The flights home were uneventful. I rode in a Dreamliner again and was very comfortable. Flying west we had head winds and took 12 hours. Flying east we had tailwinds and took 9 hours. At SFO, the TSA helpfully found and confiscated the juice box I had bought in Osaka airport to drink on the plane and which had slid down inside my backpack. They also presumably saw the tag on my checked baggage, showing it had originated at KIX, and decided to do an inspection to see if there were any dangerous lootables. I found their greeting card inside when I got home.

But that’s OK. My dogs were happy to see me

.This was your chair
“This was your chair”

So that was the trip. I’ll backfill on the multipart entries, and load up some photos as I get the time. When I’m done, I’ll move all the entries over to page status, where they can be archived for all time.

Japan Trip Day 6 Part 2

November 24, 2012

2012-11-24 15.00.57_1So after one final look at the panorama, I started downhill, through the herb garden.

2012-11-24 15.27.53_1Past the gardener

2012-11-24 15.27.44_1and lots of flowers I don’t know the names of

2012-11-24 15.21.45_1

2012-11-24 15.20.55_1

2012-11-24 15.19.44_1 and lavender beds

2012-11-24 15.18.02_1

2012-11-24 15.15.42_1and the kitchen garden, with really big asparagus

…and a melon you can almost see

2012-11-24 15.14.27_1…and some squash

2012-11-24 15.13.11_1

2012-11-24 15.09.40_1…and I think Rosemary

2012-11-24 15.09.31_1

2012-11-24 14.49.26_1…missing the turnoff to the greenhouse

2012-11-24 14.37.04_1but finally making it to the awaiting mid-mountain cable car stop, and so home.

Japan Trip Day 6 Part 1

November 24, 2012

My last full day in Japan, and I was still worn out from Kyoto. I went out at eight, and it was raw and windy and no fun at all. Back inside, to hang out in the room until the stores opened at 10. Bought gifts for almost everyone.

Manga, as far as the eye can see

Manga, as far as the eye can see

They had lots of manga, but very little anime.

and candy

and candy

They did have a whole section of the store devoted to candy. More floorspace than the books.

For lunch, I decided to do something that the average Japanese would consider out of the ordinary, so I went up to the hotel restaurant cluster for lunch. I found that about a thousand Japanese had the same idea, and all the venues were packed. All except the maid cafe. Well, not a real ‘Welcome Back, Master’ Kaichō wa Maid-sama-style maid cafe. This was a tea-and-cakes shop, with real English tea-shop style maids. With the help of a nice Japanese lady, the first one I’ve met who could speak English better than I speak Japanese, I ordered a Japanese pasta plate. It was one of several similar, and the alternative was pizza. It turned out to be tuna casserole, with broccolirab-like greens. Not bad at all, for what it was.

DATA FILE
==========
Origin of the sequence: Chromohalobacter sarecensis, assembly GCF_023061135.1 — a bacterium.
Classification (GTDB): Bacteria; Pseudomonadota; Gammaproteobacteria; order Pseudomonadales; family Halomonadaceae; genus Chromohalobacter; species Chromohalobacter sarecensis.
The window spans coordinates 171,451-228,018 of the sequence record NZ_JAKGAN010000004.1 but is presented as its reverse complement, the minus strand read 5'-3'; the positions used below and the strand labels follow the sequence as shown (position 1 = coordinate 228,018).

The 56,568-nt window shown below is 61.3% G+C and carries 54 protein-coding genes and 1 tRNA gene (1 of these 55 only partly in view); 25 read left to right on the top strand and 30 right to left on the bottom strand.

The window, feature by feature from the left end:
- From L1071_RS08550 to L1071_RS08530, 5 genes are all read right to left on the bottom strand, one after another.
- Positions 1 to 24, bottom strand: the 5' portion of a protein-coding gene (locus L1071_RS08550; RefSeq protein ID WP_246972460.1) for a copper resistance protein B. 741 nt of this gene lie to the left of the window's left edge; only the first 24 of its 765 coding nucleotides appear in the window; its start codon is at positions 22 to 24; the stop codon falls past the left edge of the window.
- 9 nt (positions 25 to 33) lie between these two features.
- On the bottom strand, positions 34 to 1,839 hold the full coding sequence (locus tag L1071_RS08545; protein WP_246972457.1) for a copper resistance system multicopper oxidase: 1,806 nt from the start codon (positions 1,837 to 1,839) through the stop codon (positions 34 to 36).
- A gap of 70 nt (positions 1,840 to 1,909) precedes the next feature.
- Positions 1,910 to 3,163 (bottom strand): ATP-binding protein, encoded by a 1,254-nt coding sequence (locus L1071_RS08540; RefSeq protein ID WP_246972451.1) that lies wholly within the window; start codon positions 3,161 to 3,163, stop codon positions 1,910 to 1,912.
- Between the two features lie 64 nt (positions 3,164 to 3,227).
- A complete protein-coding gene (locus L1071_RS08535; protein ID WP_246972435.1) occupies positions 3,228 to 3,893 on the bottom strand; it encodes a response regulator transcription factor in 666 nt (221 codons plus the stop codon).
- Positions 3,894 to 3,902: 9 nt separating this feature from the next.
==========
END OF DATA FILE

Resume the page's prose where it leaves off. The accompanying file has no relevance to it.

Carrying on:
Then off up the hill to Kobe’s main claim to historical fame, the foreign quarter, with homes built by the various commercial counsels back when the city was just opening up to international trade. Did I say up the hill? 2012-11-24 14.14.27_1I meant UP,

2012-11-24 14.09.21_1and UP!

The Weathercock House

The Weathercock House

Each counsel built their home in the then-current style of the home country. So you have a multi-gabled German home of the mid 19th Century,

The Italian Consulate

The Italian Consulate

and a more modern-looking Italianate one from half a century later.

Nice view on the way up

Nice view on the way up

I had some matcha soft ice cream (an acquired taste, and not at all sweet), and climbed further still, to the Mt. Maya cablecar.

They call it a ropeway, but it's cables

They call it a ropeway, but it’s cables

The view from the top was sweeping, if a little misty,
2012-11-24 14.49.34_1

and the biergarten played stein-clunking German music, mein Schatz.


Ein Prosit, Ein Prosit, Der Gemuetlichkeit!
Eins, Zwei, Zuffa!

A brief stop to play German drinking songs into MJ’s voicemail, and to take some pictures, and I was off down the hill through the herb garden. But that’s for Part 2.

Japan Trip Day 5 Part 2

November 23, 2012

At the Kyoto Station I was met by my friend and former student Ayu-chan, and we went on a walking tour of the city.



Now, I’ve read a fair amount of Japanese history, about how Kyoto was the national capital for a long long time, and how it had many historic buildings that were spared the bombings of WWII. I had a picture of Kyoto as a quiet, tree-lined, almost university-town-like atmosphere. Not at all.

Kyoto is bigger than you think

Kyoto is bigger than you think

It’s a bustling city that just happens to have a bunch of shrines and temples, and those are so scattered that it takes days to see them all on foot. We had an afternoon, so we saw two. The Higashi Hongaji, near the station, and the Kiyomizu-dena, on a tall hill complex in the center of the city.